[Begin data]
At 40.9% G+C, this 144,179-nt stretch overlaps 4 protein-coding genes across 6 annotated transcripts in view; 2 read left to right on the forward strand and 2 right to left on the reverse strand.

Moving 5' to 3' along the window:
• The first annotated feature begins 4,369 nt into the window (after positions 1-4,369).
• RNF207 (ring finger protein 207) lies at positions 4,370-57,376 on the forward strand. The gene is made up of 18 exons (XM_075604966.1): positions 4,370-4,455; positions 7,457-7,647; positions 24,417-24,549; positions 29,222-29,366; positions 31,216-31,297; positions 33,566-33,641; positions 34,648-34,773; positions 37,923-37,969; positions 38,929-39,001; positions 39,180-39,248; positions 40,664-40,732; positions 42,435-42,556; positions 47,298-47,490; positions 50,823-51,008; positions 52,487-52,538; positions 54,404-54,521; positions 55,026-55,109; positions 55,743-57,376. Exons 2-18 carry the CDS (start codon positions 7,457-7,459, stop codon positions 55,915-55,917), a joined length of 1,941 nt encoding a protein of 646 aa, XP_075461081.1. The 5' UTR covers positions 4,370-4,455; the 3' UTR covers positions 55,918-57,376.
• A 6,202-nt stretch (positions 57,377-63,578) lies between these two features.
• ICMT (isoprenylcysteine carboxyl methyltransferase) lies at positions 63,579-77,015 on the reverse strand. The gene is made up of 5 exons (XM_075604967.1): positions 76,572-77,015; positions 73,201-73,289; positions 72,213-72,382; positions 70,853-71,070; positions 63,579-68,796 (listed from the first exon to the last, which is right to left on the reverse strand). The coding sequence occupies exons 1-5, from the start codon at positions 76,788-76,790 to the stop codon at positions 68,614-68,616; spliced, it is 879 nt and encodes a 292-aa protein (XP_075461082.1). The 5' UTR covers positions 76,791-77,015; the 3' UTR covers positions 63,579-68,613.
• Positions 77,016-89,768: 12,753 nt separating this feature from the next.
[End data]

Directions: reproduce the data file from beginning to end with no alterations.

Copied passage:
At 40.9% G+C, this 144,179-nt stretch overlaps 4 protein-coding genes across 6 annotated transcripts in view; 2 read left to right on the forward strand and 2 right to left on the reverse strand.

Moving 5' to 3' along the window:
• The first annotated feature begins 4,369 nt into the window (after positions 1-4,369).
• RNF207 (ring finger protein 207) lies at positions 4,370-57,376 on the forward strand. The gene is made up of 18 exons (XM_075604966.1): positions 4,370-4,455; positions 7,457-7,647; positions 24,417-24,549; positions 29,222-29,366; positions 31,216-31,297; positions 33,566-33,641; positions 34,648-34,773; positions 37,923-37,969; positions 38,929-39,001; positions 39,180-39,248; positions 40,664-40,732; positions 42,435-42,556; positions 47,298-47,490; positions 50,823-51,008; positions 52,487-52,538; positions 54,404-54,521; positions 55,026-55,109; positions 55,743-57,376. Exons 2-18 carry the CDS (start codon positions 7,457-7,459, stop codon positions 55,915-55,917), a joined length of 1,941 nt encoding a protein of 646 aa, XP_075461081.1. The 5' UTR covers positions 4,370-4,455; the 3' UTR covers positions 55,918-57,376.
• A 6,202-nt stretch (positions 57,377-63,578) lies between these two features.
• ICMT (isoprenylcysteine carboxyl methyltransferase) lies at positions 63,579-77,015 on the reverse strand. The gene is made up of 5 exons (XM_075604967.1): positions 76,572-77,015; positions 73,201-73,289; positions 72,213-72,382; positions 70,853-71,070; positions 63,579-68,796 (listed from the first exon to the last, which is right to left on the reverse strand). The coding sequence occupies exons 1-5, from the start codon at positions 76,788-76,790 to the stop codon at positions 68,614-68,616; spliced, it is 879 nt and encodes a 292-aa protein (XP_075461082.1). The 5' UTR covers positions 76,791-77,015; the 3' UTR covers positions 63,579-68,613.
• Positions 77,016-89,768: 12,753 nt separating this feature from the next.